Fossil fuel still supplies around an estimated 80% of the global energy needs, yet in order to ensure successfully reaching goals to slow climate change, nations will need to expand access to clean energy. New Research shows that not all countries are performing equally in this fight, with Scandinavian countries and Japan showing the most progress.
The top performing country in the world in the field of contributions to global clean energy innovation is Norway, followed closely by Finland and Japan, according to a recent report published by the Information Technology and Innovation Foundation, a nonprofit public policy think tank based in Washington, D.C.
“Norway tops the overall Index, making the most significant contribution of any nation to the global clean energy innovation system relative to the size of its economy,” say the authors of the report that ranked 23 countries. ITIF evaluated criteria such as the amount of public investment in research, development in clean energy and basic energy science, research, development and demonstration budgets and portfolios or the level of high-value patent applications for climate change mitigation technologies.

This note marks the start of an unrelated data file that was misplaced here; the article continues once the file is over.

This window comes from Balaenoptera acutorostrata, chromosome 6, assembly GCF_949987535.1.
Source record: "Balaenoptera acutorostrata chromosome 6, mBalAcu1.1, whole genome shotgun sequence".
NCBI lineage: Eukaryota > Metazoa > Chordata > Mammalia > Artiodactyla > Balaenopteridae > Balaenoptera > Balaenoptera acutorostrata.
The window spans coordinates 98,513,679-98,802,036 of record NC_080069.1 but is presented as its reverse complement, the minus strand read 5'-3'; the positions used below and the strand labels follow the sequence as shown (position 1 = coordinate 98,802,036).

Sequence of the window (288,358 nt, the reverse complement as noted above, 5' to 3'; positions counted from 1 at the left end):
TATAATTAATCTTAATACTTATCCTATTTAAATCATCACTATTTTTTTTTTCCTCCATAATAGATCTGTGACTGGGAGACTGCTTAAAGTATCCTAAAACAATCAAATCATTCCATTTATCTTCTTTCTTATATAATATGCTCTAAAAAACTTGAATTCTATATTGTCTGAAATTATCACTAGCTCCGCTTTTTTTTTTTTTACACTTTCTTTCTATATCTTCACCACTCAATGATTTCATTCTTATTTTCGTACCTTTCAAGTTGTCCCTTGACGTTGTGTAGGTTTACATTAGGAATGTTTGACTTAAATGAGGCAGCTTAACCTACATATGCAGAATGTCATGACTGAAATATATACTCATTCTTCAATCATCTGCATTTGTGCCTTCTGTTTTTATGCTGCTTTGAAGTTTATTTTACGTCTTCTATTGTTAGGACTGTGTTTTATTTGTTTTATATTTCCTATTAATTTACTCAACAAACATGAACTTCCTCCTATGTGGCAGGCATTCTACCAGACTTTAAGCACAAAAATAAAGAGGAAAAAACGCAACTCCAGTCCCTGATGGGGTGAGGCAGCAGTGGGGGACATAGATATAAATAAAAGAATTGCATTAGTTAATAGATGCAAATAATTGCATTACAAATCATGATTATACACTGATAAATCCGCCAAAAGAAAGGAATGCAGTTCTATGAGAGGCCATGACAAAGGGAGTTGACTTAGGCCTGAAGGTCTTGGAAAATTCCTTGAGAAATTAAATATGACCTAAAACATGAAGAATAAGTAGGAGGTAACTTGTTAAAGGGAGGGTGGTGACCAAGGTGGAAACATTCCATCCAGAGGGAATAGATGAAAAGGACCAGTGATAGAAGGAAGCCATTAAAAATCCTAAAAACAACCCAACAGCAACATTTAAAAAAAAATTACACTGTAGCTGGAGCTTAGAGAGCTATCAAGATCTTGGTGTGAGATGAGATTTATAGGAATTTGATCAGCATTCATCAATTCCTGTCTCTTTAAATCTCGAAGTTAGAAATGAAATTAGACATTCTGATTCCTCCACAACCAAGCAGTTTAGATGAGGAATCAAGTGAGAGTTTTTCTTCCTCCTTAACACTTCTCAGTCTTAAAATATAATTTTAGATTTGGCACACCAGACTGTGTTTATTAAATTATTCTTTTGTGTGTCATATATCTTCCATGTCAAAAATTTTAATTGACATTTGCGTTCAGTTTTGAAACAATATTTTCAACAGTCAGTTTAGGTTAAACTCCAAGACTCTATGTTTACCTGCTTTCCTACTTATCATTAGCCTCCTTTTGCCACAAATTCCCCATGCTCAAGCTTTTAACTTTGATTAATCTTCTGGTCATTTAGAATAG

The United States ranked No. 4 in the ITIF report. Other countries in the top 10: France, Canada, Germany, South Korea, the United Kingdom and Denmark.
Other findings in the ITIF report:
— Norway and Finland are also the only countries investing as much as experts recommend in public clean energy research, development, and demonstration.
— The U.S. is still a global leader in overall spending that supports clean energy innovation, despite President Donald Trump’s announced plan to withdraw the country from the Paris climate change accord. The country invested $6.8 billion in 2018, more than the next two countries on the list combined, China and Japan. The U.S. also invested more in basic energy science than all other nations combined, while ranking fourth in the world on a per gross-domestic-product (GDP) basis.
— At the bottom of the list: the United Arab Emirates, Indonesia and Saudi Arabia, Australia, Italy and the Netherlands ranked the lowest among developed countries.
The ITIF report also showed that nine countries and the EU invested less than in 2015. The United Kingdom and Mexico, meanwhile, have increased their budgets for research, development and demonstration of clean energy, investing $0.15 and $0.06 more per $1,000 of GDP, respectively, than in 2015.
The greatest increase in spending is from China, which increased its investment in clean energy research and development by $1.4 billion. It is followed by the U.S., which reported an increase in its budget by $640 million.
Sintia Radu covers international affairs and technology for U.S. News & World Report. You can follow her on Twitter.